With State Assembly elections around the corner (to be held by November 2008) and General Elections for Parliament due a few months later, State and national political formations, all, leapt in to exploit the situation. In an extraordinary combination of political opportunism, folly and weakness, the outgoing Azad Government revoked the order of allocation to the Amarnath Shrine Board on July 1, 2008. The fury that had been whipped up in the Valley was now mirrored in an even greater fury in the Hindu-dominated Jammu region, and particularly in Jammu town, which is also a crucial halt on the Amarnath yatra. Long festering sores – the decades of resentment against the Valley’s discrimination, against terrorism and over the dispossession and expulsion of more than 400,000 Kashmiri pandits by the Pakistan-backed terrorists and communalists from the Srinagar region – erupted.
The agitation over the revocation of the land transfer to the Amarnath Shrine Board entered its 43rd day on August 11, with the death toll at 11, and over 500 persons injured. Despite political interventions at the highest levels, moreover, the radical polarization between the Kashmir Valley and the Jammu region appears to be exacerbating, with religious extremists on each side occupying increasing space. Worse, every party is making communal calculations; every party – including those who pretend to make pleas for greater harmony and reconciliation in the national interest – plays divisive politics. The space for a truly secular politics in J&K appears to have been entirely exhausted. While demonstrators in Jammu continue to challenge the relentless curfew, now in its eleventh day, communal elements, led by various factions of the APHC, with the PDP now joining in, have declared their intention to breach the Line of Control (LoC) and ‘march to Muzzaffarabad’ in Pakistan Occupied Kashmir (PoK) to protest the supposed ‘economic blockade’ of the Valley imposed by Jammu. The losses that are being incurred by the present disorders will, obviously, be vastly exaggerated, and will eventually become another source of perpetual grievance to be exploited by anti-national elements. The call to march to Muzzaffarabad, in any event, has hardly been made with any seriousness. It is abundantly clear that no Government worth its salt will allow the marchers to get anywhere close to the LoC, and the intention is evidently to internationalize the issue and project a communal solidarity with Pakistan. Significantly, the ‘prime minister’ of PoK, Sardar Attique Ahmed Khan, has declared that ‘his people’ would ‘receive our brethren with open arms.’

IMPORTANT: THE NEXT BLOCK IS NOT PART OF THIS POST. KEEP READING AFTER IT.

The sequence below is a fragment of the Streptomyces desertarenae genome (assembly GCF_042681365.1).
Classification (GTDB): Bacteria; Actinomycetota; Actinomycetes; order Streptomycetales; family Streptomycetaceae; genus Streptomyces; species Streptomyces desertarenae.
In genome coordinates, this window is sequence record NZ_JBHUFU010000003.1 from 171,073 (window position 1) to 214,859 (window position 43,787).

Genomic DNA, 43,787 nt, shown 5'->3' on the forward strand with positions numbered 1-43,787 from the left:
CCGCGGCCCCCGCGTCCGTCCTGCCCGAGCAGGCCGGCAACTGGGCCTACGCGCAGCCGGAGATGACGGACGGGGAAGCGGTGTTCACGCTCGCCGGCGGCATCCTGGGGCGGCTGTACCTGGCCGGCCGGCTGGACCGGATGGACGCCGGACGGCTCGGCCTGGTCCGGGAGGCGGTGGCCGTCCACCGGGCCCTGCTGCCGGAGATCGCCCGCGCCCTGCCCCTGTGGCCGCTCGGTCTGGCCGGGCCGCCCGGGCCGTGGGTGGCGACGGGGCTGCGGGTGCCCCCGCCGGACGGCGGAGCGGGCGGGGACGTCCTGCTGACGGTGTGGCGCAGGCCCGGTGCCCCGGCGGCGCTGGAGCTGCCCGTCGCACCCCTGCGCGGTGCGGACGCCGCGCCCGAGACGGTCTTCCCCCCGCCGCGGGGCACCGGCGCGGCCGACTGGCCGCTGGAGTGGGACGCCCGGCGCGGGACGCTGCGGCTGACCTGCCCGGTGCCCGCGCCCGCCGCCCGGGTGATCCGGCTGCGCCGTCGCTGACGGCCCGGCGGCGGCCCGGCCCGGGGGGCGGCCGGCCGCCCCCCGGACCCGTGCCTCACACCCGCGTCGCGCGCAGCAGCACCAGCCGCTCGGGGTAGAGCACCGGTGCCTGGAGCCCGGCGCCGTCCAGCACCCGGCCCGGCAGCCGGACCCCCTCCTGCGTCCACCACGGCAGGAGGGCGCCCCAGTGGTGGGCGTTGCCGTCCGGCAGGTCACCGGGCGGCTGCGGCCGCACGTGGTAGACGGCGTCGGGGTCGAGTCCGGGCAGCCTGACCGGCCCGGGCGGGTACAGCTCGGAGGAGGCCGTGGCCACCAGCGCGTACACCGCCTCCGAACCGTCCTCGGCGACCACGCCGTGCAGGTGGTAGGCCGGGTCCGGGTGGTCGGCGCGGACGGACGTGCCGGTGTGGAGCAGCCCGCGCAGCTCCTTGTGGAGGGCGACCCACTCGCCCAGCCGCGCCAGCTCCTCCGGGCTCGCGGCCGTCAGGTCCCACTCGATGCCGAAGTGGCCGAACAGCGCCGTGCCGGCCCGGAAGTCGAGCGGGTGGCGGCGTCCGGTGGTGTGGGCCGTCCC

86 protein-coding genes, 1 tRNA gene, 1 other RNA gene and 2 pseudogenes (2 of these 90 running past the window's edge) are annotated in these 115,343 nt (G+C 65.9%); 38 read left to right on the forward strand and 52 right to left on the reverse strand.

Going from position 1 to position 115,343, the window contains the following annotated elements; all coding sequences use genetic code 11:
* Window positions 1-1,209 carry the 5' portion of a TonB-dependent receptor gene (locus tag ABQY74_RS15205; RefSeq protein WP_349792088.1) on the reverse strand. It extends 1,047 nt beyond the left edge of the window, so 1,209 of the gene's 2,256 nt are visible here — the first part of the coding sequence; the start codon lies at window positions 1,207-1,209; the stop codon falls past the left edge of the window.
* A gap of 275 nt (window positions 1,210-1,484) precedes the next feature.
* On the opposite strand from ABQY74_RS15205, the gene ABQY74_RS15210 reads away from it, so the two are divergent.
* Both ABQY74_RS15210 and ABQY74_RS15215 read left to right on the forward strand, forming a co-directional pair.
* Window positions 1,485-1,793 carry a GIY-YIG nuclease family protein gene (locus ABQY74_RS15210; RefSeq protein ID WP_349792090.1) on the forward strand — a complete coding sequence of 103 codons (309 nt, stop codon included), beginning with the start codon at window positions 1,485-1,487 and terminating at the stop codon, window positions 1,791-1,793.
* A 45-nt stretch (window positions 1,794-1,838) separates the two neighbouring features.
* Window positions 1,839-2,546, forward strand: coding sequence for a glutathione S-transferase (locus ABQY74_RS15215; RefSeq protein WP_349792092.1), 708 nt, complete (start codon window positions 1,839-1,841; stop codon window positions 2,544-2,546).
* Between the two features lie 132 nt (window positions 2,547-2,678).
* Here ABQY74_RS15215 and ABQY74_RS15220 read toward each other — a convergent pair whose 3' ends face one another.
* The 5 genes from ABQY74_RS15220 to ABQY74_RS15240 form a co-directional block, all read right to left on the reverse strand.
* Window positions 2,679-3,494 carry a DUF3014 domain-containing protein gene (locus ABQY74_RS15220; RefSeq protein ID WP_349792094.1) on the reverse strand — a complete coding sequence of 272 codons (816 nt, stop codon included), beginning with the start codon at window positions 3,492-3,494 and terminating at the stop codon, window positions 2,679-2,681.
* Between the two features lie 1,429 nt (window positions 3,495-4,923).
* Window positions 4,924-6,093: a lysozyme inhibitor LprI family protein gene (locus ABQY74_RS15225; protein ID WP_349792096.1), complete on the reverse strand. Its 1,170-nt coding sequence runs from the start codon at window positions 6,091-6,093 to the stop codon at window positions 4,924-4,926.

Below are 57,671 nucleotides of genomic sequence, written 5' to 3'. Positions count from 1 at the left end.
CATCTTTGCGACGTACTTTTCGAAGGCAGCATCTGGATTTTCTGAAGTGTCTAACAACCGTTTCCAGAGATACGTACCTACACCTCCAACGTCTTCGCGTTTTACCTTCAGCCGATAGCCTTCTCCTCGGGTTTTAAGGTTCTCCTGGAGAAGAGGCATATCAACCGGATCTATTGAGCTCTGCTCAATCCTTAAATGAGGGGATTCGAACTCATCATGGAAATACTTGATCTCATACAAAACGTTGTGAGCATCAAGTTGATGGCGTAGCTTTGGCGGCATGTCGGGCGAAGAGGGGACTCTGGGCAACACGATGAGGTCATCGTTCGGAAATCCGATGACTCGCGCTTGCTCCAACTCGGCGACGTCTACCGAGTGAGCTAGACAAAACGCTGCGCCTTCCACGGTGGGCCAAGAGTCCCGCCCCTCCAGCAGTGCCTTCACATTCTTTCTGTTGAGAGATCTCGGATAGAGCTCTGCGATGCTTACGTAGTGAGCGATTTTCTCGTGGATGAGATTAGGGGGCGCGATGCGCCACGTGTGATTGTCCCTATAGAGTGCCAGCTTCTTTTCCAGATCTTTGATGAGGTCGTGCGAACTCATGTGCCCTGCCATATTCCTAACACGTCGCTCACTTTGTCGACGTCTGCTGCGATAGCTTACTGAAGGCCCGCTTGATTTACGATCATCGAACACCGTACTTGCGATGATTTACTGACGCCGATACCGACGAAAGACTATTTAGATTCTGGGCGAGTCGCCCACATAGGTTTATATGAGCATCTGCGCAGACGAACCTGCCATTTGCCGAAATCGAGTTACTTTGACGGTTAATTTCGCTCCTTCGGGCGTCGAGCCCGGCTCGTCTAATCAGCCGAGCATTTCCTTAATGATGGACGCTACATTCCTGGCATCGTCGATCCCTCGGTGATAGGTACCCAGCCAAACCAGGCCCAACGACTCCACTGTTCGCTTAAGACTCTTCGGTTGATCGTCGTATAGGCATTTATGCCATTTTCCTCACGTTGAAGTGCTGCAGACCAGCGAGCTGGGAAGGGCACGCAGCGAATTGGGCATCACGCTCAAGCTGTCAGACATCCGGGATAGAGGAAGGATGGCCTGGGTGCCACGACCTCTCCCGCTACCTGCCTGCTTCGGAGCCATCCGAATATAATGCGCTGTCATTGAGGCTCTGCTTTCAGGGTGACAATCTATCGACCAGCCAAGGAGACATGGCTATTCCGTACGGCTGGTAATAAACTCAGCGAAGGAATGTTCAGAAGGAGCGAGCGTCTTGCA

It must be evident how completely these developments have aided the cause of communalism, separatism and Pakistan’s proxy war against India. For months, now, Pakistan has been trying – largely unsuccessfully – to raise the temperatures in J&K. There has been a continuous effort, since early 2007, to orchestrate street demonstrations against alleged ‘human rights violations’ by the Security Forces, and to demand a withdrawal of the Army from the State. These efforts were fairly transparent and were limited to the handful of separatist fronts well known to be linked to terrorist formations in the State and to Pakistan – and remained largely unsuccessful. Abruptly, however, after nearly four years of a ceasefire that had been held without significant incident, a flurry of ceasefire violations have been initiated by the Pakistan Army along the LoC. Till August 10, there have already been 20 ceasefire violations on the LoC by Pakistan in 2008 – most of them since June 2008 – principally in the Poonch and Rajouri areas of Jammu, but with incidents also reported from the Uri, Kupwara, Tanghdar, Machail and Gurez sectors. The sheer frequency and intensity of ceasefire violations establish a pattern of a broad strategy of escalation. Commentators have seen this as an effort to find a rationale for redeployment of Pakistani Forces along the LoC and Indian border, in order to justify withdrawals from counter-terrorist operations in the FATA and NWFP areas, where Pakistan wishes to dilute its operations against the Taliban and al Qaeda.